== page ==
by Christina Nikitopoulos
As we go through life, creating who we are and who we want to be, a sense of community is advantageous in empowering us to create the life we want to live. Especially with today’s social media culture, there is more and more emphasis on creating one’s life with satisfaction – doing things that we’ve always wanted in our lives and not letting opportunities go by. Elkind (1982), discussing Erikson’s stages of identity, states “the sense of integrity arises from the individual’s ability to look back on his life with satisfaction. At the other extreme is the individual who looks back upon his life as a series of missed opportunities and missed directions; now in the twilight years he realizes that it is too late to start again” (page 17). How do we make sure that we can look back at our lives and feel satisfied, fulfilled with all that we have accomplished? One way is to seek empowerment from a community.
Fitness communities are a brilliant way for individuals to help find meaning in their lives, to go after goals they might have – whether it is to run a marathon (and many are doing this through fundraising for hospitals, for example), hiking, yoga, and joining other communities, that will help them fulfill goals. Within these communities, one can find like-minded folks who they can turn to for support – whether it may be silent or vocal. Knowing others are there for similar (or different) reasons, the goals are ultimately the same, yet can constantly vary. These goals can be regarding health, stress-reduction, a need to find friends, or a new hobby. Pretty, Bishop, Fisher & Sonn (2006) state “…community is often seen as a buffer against the hard challenges people face. Community offers support and identity derived from those nearby or with whom there are meaningful ongoing interactions” (page 3).
As we begin to develop within a new community, we discover so much about one’s self and who we are within the wider community. Are we the same person within and outside of that community? What do we seek from the community and what can we provide? Belger (2012) states “In thinking about the power of community and the impact of group support, what I have come to understand is that you may not know what has been missing until you discover it, and you can’t imagine the possibilities until they begin to unfold… Communities can do wonders for people, and these affinity groups don’t need to be formal or structured; they simply need to provide support, ongoing contact, and a sharing of experiences” (page 3).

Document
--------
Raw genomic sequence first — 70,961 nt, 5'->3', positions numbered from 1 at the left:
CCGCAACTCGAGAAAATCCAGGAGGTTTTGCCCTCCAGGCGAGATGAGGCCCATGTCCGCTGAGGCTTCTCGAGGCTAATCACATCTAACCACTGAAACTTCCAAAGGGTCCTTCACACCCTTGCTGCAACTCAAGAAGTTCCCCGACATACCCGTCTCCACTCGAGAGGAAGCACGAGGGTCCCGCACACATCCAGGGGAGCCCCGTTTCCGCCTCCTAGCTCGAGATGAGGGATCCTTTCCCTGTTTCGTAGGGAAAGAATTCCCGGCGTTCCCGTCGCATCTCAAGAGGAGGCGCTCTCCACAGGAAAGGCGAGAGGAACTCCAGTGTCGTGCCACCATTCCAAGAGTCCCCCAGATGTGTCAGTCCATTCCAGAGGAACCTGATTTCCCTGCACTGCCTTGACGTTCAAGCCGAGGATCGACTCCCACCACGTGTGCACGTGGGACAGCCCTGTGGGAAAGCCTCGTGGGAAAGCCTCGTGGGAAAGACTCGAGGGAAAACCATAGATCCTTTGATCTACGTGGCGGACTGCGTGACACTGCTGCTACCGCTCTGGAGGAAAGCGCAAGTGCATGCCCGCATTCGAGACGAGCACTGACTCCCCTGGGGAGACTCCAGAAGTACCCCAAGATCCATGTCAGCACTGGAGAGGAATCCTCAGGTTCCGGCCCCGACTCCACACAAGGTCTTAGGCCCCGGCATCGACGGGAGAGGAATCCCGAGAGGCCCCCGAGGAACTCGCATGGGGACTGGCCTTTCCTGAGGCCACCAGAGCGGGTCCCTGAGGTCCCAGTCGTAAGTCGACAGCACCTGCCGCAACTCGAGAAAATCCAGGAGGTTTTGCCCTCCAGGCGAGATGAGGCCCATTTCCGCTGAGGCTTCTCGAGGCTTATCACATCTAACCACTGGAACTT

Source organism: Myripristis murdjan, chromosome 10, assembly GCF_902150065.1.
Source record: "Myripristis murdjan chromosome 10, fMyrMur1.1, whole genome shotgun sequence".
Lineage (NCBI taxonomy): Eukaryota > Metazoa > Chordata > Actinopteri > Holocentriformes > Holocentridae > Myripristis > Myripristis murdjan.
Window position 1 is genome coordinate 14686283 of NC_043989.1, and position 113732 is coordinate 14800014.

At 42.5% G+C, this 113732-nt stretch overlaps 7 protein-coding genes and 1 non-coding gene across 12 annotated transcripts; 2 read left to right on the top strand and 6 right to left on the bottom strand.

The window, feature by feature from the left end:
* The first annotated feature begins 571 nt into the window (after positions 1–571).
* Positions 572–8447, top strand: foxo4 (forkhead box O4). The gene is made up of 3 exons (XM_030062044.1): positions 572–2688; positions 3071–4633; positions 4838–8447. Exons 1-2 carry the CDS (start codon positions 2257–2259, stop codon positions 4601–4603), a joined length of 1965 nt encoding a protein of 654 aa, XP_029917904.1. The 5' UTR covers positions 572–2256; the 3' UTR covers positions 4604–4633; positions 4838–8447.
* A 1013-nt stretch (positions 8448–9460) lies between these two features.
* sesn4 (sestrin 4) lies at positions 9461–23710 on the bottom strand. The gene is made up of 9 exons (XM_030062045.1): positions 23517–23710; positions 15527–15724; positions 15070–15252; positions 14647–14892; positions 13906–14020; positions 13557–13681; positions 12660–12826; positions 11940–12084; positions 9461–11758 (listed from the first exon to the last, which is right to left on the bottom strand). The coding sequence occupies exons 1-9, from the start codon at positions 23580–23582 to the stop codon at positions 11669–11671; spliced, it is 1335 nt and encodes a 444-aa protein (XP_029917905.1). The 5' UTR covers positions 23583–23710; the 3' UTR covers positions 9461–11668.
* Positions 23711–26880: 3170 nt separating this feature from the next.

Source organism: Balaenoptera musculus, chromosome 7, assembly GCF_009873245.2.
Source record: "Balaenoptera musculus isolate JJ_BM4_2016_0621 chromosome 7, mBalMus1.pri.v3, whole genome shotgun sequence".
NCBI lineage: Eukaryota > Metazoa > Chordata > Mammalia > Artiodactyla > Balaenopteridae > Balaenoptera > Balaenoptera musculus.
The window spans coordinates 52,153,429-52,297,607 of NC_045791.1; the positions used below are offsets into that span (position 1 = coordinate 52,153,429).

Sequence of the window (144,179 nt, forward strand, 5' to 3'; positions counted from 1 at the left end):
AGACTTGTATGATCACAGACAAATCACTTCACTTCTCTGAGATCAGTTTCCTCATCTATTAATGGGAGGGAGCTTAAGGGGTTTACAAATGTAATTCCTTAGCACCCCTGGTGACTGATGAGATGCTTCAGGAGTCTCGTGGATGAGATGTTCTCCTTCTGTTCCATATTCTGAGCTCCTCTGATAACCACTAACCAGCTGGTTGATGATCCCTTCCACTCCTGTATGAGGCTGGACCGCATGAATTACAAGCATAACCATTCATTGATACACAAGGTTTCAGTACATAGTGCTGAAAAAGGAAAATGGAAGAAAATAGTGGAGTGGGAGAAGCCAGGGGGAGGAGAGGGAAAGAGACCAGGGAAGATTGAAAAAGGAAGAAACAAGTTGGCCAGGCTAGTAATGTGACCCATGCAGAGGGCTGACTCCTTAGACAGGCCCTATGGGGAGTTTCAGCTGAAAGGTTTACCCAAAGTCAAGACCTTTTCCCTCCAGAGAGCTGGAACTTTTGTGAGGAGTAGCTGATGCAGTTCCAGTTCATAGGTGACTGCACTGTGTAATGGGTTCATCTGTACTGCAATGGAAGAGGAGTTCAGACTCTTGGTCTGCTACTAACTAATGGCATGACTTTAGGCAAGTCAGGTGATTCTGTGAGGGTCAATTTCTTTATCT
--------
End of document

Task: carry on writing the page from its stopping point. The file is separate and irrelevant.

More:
How can we “use” our communities to help us achieve goals, become better versions of ourselves, and look back on our lives with satisfaction? Bronfenbrenner, as discussed in Scott and Wolfe (2015), talks about an individual’s development within the context of the environmental systems (communities) in which the individual is a part. Each of these systems or communities influences the individual’s decisions and behaviors. #UML #commpsych
Christina Nikitopoulos is a graduate student in the Community Social Psychology department at the University of Massachusetts Lowell.
Belger, A.W. (2012). The power of community: CrossFit and the force of human connection. Las Vegas: Victory Belt Publishing.
Elkind, D. (1982). Erik Erikson’s Eight Ages of Man. SSCBT: Supplemental Teaching Handouts, Module 3.https://www.pdx.edu/sites/www.pdx.edu.ceed/files/sscbt_EriksonsEightAgesofMan.pdf
Scott, V.C. & Wolfe, S.M. (2015). Community psychology: Foundations for practice. Los Angeles: Sage publications.
Pretty, G., Bishop, B., Fisher, A., & Sonn, C. (2006). Psychological sense of community and its relevance to well-being and everyday life in Australia. The Australian Psychological Society, LTD. http://groups.psychology.org.au/assets/files/community-updated-sept061.pdf